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I thought Hong Kong was super free market but on Fox News they referred to them as communist. What country am I thinking of?
I thought this was pretty funny actually.
Gcoll, you've been online this whole time. Do you not have any answer to what people have said regarding the facts of women's reproduction? You seemed rather interested in it before.
I thought you would appreciate this article:
I would actually argue that private ownership of the public good might solve the failure of the commons aspect, but that's a whole different topic.
I would agree with you on that comment. My intro econ professor loved to say "you are never going to see the chicken go extinct as long as McDonalds is making billions".
I was told my message was too long, here is the rest:
I don't think that my approach takes the responsibility away from the parents, I think it forces them to look at what they buy and think about the longer term needs of the child by pointing out things that experts universally agree children should not be consuming. Parents have refused to tell their children they can't have the foods they want but are bad for them. They have also refused to feed their children the healthy foods that are good for them. These are just truths, as represented by how unhealthy the children today are.
How far do you take that though? Because if you give them too much freedom with it, then you defeat the purpose of it being food stamps. Taken to the extreme, not necessarily where you would take it, they could use the food stamps for alcohol. More to the point I think you were making, since food stamps are suppose to be for those who have no money to buy food it would be counter productive to allow it to be spent on marginal food items such as steak or lobster. The program is more effective and helpful to all the poor if the money is spaced out for staple foods such as chicken, beef, or pork.
Well there are obvious foods that food stamps do not allow, such as lobster or filet mignon. But in most states they also can't be used for really unhealthy foods and foods that are not considered, by health professionals, to not be part of a healthy diet. If they spend money they earn on them, then the food stamp restrictions don't affect them. But since the idea of food stamps is that you don't have money for any food (or not enough) restricting their use to essentials seems logical to me.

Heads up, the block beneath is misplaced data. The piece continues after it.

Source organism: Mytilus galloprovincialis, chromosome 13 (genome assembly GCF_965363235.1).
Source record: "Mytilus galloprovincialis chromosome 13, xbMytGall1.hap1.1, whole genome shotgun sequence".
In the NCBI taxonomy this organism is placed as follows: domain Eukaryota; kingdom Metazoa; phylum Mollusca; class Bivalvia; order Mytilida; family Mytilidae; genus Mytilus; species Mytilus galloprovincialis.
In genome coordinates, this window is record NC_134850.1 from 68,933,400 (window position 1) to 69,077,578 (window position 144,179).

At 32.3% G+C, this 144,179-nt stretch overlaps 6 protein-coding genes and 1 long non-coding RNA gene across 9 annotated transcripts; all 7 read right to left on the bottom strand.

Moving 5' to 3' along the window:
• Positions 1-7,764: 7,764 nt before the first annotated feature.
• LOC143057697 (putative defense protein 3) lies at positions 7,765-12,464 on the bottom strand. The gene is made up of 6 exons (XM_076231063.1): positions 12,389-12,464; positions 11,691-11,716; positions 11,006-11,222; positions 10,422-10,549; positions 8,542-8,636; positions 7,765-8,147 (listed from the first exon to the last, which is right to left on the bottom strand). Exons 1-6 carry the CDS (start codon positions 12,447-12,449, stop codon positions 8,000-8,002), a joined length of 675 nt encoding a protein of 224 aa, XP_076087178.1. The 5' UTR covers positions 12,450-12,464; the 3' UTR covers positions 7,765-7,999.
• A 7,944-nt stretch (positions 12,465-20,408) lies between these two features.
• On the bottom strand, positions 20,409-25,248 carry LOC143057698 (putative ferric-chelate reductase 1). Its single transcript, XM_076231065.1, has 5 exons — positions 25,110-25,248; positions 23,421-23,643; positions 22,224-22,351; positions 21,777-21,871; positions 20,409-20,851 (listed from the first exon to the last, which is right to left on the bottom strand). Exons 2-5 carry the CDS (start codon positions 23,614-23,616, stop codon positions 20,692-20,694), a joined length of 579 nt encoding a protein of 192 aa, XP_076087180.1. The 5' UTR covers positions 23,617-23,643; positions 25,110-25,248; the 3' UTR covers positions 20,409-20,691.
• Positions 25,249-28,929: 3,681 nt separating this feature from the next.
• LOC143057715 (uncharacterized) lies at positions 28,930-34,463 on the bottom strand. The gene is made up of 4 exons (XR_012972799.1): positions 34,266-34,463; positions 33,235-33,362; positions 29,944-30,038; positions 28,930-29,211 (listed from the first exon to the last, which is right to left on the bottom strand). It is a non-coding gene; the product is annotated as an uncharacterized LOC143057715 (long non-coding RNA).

The biggest reason that I think it is a governmental issue is because children are a special case because they don't have the same decision making tools. Similar, but to a far less extreme instance, as why children are not allowed to drive or drop out of school.
It does lead to an overreach, but the underreach has led to the fattest generation in our nation's history. There are other reasons for this, but undeniably all the fatty foods we eat are a major contributor.
I would advocate for the approach I outlined below. I certainly don't think that the approach taken was acceptable.
I don't think checking the student's bag is the way to go about it at all. That is both traumatizing to the child and makes them feel like they did something wrong.
The biggest way you can influence the buying decisions is to restrict the use of food stamps and other personal programs. Also we need to drastically change the tax structure for the production of food. The fattier and unhealthy foods are the ones with the higher profit margins, yet they take the money to funnel into lobbying and get better tax credits. Organic farmers, for instant, don't charge higher prices because they think they are fancy, but because their input costs are higher.
Also, to that specific case, the woman who takes the time to make her daughter lunch is certainly not the person or kind of person that I have concern with fattening up their daughter or son.
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